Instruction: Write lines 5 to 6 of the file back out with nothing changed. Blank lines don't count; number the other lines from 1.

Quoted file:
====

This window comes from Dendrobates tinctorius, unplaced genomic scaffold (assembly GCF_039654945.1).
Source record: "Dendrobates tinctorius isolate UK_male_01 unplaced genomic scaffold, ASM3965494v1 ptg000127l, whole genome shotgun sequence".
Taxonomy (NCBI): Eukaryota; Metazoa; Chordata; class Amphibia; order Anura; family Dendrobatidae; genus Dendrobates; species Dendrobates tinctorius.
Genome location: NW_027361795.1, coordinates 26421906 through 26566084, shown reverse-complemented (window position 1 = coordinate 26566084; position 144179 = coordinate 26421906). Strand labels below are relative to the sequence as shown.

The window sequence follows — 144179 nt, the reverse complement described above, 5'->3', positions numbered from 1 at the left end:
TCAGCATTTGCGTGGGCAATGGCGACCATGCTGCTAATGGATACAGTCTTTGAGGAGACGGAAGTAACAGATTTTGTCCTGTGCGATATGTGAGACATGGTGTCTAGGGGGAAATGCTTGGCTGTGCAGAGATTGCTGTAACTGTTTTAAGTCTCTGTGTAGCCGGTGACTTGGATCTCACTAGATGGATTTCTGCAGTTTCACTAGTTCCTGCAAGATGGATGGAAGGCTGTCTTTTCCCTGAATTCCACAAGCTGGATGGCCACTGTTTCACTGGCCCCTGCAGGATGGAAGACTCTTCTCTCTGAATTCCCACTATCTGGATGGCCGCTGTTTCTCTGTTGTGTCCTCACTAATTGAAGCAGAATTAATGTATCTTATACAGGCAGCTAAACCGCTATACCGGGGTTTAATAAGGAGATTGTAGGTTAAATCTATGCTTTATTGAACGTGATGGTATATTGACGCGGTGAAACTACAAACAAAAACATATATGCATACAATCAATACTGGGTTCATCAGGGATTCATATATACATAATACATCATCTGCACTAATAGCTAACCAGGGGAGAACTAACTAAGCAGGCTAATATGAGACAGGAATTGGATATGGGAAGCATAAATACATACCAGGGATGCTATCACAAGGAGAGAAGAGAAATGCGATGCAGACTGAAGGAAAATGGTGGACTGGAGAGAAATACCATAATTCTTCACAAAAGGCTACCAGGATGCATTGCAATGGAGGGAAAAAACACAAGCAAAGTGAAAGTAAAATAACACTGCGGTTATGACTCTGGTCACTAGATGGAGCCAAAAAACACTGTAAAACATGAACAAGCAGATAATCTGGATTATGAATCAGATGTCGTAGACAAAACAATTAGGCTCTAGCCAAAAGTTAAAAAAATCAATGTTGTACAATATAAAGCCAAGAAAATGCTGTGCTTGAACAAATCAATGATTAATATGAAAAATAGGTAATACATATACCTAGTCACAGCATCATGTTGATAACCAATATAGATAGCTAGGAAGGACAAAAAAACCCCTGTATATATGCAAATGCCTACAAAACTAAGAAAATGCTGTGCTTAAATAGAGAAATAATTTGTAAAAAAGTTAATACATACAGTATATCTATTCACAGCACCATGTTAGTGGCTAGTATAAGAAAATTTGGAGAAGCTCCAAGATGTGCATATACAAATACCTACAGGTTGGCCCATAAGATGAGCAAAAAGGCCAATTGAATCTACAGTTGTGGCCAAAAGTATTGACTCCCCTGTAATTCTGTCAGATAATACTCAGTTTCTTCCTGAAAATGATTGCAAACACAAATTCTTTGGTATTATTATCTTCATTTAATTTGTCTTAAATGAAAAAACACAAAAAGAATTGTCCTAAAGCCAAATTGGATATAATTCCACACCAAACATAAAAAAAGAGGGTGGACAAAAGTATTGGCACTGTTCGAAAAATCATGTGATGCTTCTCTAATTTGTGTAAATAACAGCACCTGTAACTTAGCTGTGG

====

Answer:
The window sequence follows — 144179 nt, the reverse complement described above, 5'->3', positions numbered from 1 at the left end:
TCAGCATTTGCGTGGGCAATGGCGACCATGCTGCTAATGGATACAGTCTTTGAGGAGACGGAAGTAACAGATTTTGTCCTGTGCGATATGTGAGACATGGTGTCTAGGGGGAAATGCTTGGCTGTGCAGAGATTGCTGTAACTGTTTTAAGTCTCTGTGTAGCCGGTGACTTGGATCTCACTAGATGGATTTCTGCAGTTTCACTAGTTCCTGCAAGATGGATGGAAGGCTGTCTTTTCCCTGAATTCCACAAGCTGGATGGCCACTGTTTCACTGGCCCCTGCAGGATGGAAGACTCTTCTCTCTGAATTCCCACTATCTGGATGGCCGCTGTTTCTCTGTTGTGTCCTCACTAATTGAAGCAGAATTAATGTATCTTATACAGGCAGCTAAACCGCTATACCGGGGTTTAATAAGGAGATTGTAGGTTAAATCTATGCTTTATTGAACGTGATGGTATATTGACGCGGTGAAACTACAAACAAAAACATATATGCATACAATCAATACTGGGTTCATCAGGGATTCATATATACATAATACATCATCTGCACTAATAGCTAACCAGGGGAGAACTAACTAAGCAGGCTAATATGAGACAGGAATTGGATATGGGAAGCATAAATACATACCAGGGATGCTATCACAAGGAGAGAAGAGAAATGCGATGCAGACTGAAGGAAAATGGTGGACTGGAGAGAAATACCATAATTCTTCACAAAAGGCTACCAGGATGCATTGCAATGGAGGGAAAAAACACAAGCAAAGTGAAAGTAAAATAACACTGCGGTTATGACTCTGGTCACTAGATGGAGCCAAAAAACACTGTAAAACATGAACAAGCAGATAATCTGGATTATGAATCAGATGTCGTAGACAAAACAATTAGGCTCTAGCCAAAAGTTAAAAAAATCAATGTTGTACAATATAAAGCCAAGAAAATGCTGTGCTTGAACAAATCAATGATTAATATGAAAAATAGGTAATACATATACCTAGTCACAGCATCATGTTGATAACCAATATAGATAGCTAGGAAGGACAAAAAAACCCCTGTATATATGCAAATGCCTACAAAACTAAGAAAATGCTGTGCTTAAATAGAGAAATAATTTGTAAAAAAGTTAATACATACAGTATATCTATTCACAGCACCATGTTAGTGGCTAGTATAAGAAAATTTGGAGAAGCTCCAAGATGTGCATATACAAATACCTACAGGTTGGCCCATAAGATGAGCAAAAAGGCCAATTGAATCTACAGTTGTGGCCAAAAGTATTGACTCCCCTGTAATTCTGTCAGATAATACTCAGTTTCTTCCTGAAAATGATTGCAAACACAAATTCTTTGGTATTATTATCTTCATTTAATTTGTCTTAAATGAAAAAACACAAAAAGAATTGTCCTAAAGCCAAATTGGATATAATTCCACACCAAACATAAAAAAAGAGGGTGGACAAAAGTATTGGCACTGTTCGAAAAATCATGTGATGCTTCTCTAATTTGTGTAAATAACAGCACCTGTAACTTAGCTGTGG